If a defendant is convicted, the usual remedy for a violation of one of these provisions is reversal of the conviction or modification of the defendant's sentence. With the exception of structural errors (such as the total denial of counsel), constitutional errors are subject to harmless error analysis, although they must be harmless beyond a reasonable doubt. With the exception of a Double Jeopardy or Speedy Trial violation, the government will usually be permitted to retry the defendant. Pursuant to the Antiterrorism and Effective Death Penalty Act of 1996 (AEDPA), these provisions are the source of nearly all reviewable errors in federal habeas review of state convictions.

Relevant text[edit]

The U.S. Bill of Rights

Article Three, Section Two, Clause Three of the United States Constitution provides that:

Trial of all Crimes, except in Cases of Impeachment, shall be by Jury; and such Trial shall be held in the State where the said Crimes shall have been committed; but when not committed within any State, the Trial shall be at such Place or Places as the Congress may by Law have directed.[1]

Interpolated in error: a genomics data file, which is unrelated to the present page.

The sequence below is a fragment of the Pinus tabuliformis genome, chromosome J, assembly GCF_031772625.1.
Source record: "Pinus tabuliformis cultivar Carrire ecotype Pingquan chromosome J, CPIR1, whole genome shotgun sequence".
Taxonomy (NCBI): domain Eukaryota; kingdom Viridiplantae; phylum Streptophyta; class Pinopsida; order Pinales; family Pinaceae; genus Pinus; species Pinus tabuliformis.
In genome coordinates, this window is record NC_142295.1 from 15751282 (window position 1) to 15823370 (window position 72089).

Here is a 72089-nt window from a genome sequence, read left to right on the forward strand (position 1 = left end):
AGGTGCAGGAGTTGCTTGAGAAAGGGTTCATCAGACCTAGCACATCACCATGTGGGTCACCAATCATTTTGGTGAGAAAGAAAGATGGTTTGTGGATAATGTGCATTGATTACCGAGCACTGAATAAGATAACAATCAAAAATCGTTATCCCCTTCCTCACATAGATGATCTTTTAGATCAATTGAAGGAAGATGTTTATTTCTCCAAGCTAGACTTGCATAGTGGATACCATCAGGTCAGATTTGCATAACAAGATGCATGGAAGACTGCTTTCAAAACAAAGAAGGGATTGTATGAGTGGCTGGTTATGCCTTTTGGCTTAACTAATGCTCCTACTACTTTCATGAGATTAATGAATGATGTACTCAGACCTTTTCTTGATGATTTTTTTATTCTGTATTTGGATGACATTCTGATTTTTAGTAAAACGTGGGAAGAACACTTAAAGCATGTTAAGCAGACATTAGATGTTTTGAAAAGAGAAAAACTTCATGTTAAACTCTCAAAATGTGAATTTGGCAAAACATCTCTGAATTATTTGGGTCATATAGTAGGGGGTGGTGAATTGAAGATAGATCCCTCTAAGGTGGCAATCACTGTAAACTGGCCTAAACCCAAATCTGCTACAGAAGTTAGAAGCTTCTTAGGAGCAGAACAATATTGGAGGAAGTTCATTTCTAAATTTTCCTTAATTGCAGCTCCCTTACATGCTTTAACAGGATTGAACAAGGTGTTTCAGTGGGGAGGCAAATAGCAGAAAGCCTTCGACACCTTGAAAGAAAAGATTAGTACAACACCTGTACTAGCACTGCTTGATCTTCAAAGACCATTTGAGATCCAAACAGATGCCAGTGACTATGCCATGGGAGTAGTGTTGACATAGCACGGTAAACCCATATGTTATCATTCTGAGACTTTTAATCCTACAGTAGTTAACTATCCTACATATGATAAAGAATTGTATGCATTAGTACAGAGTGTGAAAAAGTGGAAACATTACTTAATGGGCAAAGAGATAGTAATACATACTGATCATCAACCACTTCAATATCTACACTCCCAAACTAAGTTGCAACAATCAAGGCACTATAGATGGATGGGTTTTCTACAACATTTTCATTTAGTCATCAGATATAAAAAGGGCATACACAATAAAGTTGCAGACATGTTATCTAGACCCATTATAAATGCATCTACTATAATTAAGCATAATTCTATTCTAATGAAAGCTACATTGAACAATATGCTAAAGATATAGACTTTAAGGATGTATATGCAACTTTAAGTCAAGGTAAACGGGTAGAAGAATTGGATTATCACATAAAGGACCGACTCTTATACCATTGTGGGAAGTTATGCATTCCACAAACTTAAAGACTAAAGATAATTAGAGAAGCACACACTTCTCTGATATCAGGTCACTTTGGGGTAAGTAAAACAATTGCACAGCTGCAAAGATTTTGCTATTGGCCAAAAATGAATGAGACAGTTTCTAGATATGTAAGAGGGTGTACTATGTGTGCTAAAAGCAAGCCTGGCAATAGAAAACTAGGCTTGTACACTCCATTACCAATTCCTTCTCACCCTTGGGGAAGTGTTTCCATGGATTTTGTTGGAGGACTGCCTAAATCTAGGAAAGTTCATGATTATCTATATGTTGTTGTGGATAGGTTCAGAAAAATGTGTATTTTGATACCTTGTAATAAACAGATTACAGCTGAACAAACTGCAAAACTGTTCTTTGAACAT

The Fifth Amendment to the United States Constitution provides, in relevant part, that:

No person shall be held to answer for a capital, or otherwise infamous crime, unless on a presentment or indictment of a Grand Jury, except in cases arising in the land or naval forces, or in the Militia, when in actual service in time of War or public danger; nor shall any person be subject for the same offense to be twice put in jeopardy of life or limb; nor shall be compelled in any criminal case to be a witness against himself, nor be deprived of life, liberty, or property, without due process of law . . . .[2]

The Sixth Amendment to the United States Constitution provides that: